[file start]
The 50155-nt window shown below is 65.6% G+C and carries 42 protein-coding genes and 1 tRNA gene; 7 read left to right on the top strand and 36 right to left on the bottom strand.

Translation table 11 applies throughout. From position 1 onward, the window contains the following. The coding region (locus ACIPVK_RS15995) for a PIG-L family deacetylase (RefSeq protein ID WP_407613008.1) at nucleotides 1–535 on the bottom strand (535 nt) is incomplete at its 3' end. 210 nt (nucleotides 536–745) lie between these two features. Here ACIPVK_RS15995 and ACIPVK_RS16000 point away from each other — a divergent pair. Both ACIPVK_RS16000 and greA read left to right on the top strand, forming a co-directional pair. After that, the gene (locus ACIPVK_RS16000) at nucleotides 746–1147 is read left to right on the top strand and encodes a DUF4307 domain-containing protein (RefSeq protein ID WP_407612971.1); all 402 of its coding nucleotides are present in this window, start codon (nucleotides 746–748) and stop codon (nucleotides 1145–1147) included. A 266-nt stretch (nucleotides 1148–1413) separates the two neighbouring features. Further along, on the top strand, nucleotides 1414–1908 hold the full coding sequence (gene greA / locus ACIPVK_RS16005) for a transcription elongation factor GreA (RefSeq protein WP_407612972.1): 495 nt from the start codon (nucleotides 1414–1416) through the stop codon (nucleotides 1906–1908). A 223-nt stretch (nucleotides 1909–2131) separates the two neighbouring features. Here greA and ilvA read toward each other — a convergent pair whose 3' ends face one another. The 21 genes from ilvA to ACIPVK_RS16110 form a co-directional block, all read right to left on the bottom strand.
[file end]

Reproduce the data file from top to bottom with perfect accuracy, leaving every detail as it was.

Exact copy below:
The 50155-nt window shown below is 65.6% G+C and carries 42 protein-coding genes and 1 tRNA gene; 7 read left to right on the top strand and 36 right to left on the bottom strand.

Translation table 11 applies throughout. From position 1 onward, the window contains the following. The coding region (locus ACIPVK_RS15995) for a PIG-L family deacetylase (RefSeq protein ID WP_407613008.1) at nucleotides 1–535 on the bottom strand (535 nt) is incomplete at its 3' end. 210 nt (nucleotides 536–745) lie between these two features. Here ACIPVK_RS15995 and ACIPVK_RS16000 point away from each other — a divergent pair. Both ACIPVK_RS16000 and greA read left to right on the top strand, forming a co-directional pair. After that, the gene (locus ACIPVK_RS16000) at nucleotides 746–1147 is read left to right on the top strand and encodes a DUF4307 domain-containing protein (RefSeq protein ID WP_407612971.1); all 402 of its coding nucleotides are present in this window, start codon (nucleotides 746–748) and stop codon (nucleotides 1145–1147) included. A 266-nt stretch (nucleotides 1148–1413) separates the two neighbouring features. Further along, on the top strand, nucleotides 1414–1908 hold the full coding sequence (gene greA / locus ACIPVK_RS16005) for a transcription elongation factor GreA (RefSeq protein WP_407612972.1): 495 nt from the start codon (nucleotides 1414–1416) through the stop codon (nucleotides 1906–1908). A 223-nt stretch (nucleotides 1909–2131) separates the two neighbouring features. Here greA and ilvA read toward each other — a convergent pair whose 3' ends face one another. The 21 genes from ilvA to ACIPVK_RS16110 form a co-directional block, all read right to left on the bottom strand.